Flexibility vs Mobility

The ideas of flexibility and mobility play a vital role in the fitness and rehab industry. One is just as important as the other, but one thing I’ve noticed throughout years of practice is that many times both terms are used interchangeably, when in fact, both hold completely separate meanings. How you integrate both into your training could be one of the main factors in injury prevention and performance.  

Difference between flexibility and mobility

Simply Defined:

Flexibility is defined as the ability of a muscle or muscle groups to lengthen or stretch. Keywords here are ‘muscle’ and ‘lengthen’.

Mobility is defined as the ability of a joint to move actively through its range of motion. Keywords here are ‘joint’ and ‘move’.

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In order to have good joint mobility, muscle flexibility is imperative. A person could have great flexibility but still have poor mobility because muscle flexibility is only one of many factors in how a given joint moves. The primary factor of how a joint moves is its structure – the shape of its bones, how they meet and the joint’s ligaments and tendons connect to those bones.  

Take a straddle split for example. Come into a wide-legged seated position. Feel the stretch all along the inside of your leg as you slowly inch your legs further apart. How far you could get your legs apart while maintaining and holding proper upright alignment will show you the stretch capacity and flexibility in your Adductor muscle group. On the other hand, if you perform something such as a standing side to side lunge, how well you control the movement while going back and forth will determine an area of hip mobility. Even though you’re using the same group of muscles, passively holding a stretch is not the same as actively utilizing the muscle and making it work as you stabilize and control it through space in a concentric and eccentric movement. Strength, coordination, and body awareness are also elements of mobility.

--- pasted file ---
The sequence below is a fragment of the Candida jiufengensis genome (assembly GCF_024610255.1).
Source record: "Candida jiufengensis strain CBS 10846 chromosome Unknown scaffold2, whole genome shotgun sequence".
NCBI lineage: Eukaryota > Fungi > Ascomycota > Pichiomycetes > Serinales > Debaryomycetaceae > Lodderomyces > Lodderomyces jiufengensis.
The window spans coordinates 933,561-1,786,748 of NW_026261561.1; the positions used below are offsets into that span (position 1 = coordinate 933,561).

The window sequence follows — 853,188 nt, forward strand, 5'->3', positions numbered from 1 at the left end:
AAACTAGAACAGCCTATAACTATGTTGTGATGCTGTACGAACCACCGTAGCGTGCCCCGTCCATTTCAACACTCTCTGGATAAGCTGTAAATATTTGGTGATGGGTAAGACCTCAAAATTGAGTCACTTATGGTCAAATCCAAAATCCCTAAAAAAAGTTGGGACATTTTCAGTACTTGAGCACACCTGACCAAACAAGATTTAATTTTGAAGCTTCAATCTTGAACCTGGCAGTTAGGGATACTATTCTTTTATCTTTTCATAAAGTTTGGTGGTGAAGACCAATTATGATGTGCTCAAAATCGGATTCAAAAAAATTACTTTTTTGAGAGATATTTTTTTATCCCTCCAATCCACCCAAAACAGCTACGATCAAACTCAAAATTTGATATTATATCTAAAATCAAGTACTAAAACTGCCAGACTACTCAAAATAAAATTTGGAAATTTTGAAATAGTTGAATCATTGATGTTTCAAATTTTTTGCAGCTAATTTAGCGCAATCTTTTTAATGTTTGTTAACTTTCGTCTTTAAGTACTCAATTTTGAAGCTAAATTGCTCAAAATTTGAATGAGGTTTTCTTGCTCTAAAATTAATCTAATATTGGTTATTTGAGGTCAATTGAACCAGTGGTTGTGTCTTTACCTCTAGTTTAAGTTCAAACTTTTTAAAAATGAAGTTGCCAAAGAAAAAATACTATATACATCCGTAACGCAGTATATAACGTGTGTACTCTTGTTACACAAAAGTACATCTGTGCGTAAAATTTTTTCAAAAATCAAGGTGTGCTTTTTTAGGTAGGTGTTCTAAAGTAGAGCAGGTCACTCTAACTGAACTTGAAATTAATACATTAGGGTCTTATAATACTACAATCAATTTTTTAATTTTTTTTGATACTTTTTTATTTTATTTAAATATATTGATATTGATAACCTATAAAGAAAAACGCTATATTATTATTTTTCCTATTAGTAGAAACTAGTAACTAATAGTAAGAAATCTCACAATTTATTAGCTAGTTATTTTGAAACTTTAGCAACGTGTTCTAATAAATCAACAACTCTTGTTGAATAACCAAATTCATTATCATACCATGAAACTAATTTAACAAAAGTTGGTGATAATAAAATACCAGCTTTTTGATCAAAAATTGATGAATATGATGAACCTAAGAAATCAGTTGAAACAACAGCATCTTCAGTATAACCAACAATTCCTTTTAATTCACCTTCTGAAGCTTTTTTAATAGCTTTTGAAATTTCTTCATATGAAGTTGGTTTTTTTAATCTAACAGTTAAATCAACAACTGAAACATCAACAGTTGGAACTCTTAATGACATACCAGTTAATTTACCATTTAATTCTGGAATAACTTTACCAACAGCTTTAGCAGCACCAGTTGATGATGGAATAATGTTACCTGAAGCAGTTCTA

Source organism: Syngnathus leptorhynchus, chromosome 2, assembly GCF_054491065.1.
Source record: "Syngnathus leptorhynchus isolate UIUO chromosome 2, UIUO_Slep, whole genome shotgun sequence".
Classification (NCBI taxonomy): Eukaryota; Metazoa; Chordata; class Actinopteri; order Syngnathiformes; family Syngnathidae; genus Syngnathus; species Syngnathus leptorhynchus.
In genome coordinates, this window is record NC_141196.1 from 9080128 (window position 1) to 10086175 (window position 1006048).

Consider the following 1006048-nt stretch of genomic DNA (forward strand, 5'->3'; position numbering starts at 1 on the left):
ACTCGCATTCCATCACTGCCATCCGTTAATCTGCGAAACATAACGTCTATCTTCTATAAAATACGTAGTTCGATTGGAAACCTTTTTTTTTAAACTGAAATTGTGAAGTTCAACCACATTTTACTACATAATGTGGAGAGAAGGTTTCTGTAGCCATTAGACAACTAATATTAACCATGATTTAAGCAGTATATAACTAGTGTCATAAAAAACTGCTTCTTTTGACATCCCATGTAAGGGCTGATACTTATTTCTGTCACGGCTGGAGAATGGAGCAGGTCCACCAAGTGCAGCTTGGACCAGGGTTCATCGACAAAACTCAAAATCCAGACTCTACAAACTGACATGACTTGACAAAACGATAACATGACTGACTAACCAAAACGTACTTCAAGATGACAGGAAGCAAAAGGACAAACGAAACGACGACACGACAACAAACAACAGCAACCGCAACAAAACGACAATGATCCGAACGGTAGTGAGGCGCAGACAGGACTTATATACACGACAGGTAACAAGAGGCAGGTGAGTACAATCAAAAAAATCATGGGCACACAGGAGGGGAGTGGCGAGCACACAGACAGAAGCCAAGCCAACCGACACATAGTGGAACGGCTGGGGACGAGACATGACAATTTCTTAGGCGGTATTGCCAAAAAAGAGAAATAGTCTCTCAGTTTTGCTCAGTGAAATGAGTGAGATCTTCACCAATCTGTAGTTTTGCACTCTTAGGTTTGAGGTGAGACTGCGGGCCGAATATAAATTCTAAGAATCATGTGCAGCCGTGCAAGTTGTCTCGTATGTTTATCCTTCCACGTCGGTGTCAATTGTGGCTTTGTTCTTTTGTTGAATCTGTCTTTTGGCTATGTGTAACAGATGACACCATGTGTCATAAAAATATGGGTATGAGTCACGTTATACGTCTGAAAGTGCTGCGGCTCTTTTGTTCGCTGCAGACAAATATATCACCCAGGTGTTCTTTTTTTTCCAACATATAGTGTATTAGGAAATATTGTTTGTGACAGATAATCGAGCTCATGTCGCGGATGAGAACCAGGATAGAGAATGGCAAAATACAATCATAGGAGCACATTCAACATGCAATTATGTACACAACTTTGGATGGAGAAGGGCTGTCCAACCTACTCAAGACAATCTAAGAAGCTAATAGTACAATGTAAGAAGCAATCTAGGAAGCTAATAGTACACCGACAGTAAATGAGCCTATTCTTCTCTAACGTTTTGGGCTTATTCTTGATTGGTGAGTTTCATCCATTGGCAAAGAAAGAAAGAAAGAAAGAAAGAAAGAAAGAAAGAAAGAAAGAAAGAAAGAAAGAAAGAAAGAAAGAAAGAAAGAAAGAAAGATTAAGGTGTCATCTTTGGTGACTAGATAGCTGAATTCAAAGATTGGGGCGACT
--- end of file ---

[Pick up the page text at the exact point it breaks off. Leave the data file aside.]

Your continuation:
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Another example, this time using the shoulder. Interlace your hands behind your back, straighten your elbows and begin to raise your arms to the point of feeling a good stretch across the chest and in the front of the shoulder. This indicates flexibility in the Anterior Deltoid and Pectoral muscles. Now, take a resistance band in both hands. Keeping the elbows straight, begin to move both arms overhead and back. How far back you’re able to comfortably keep control of your shoulders during this movement will give you a gauge of shoulder mobility.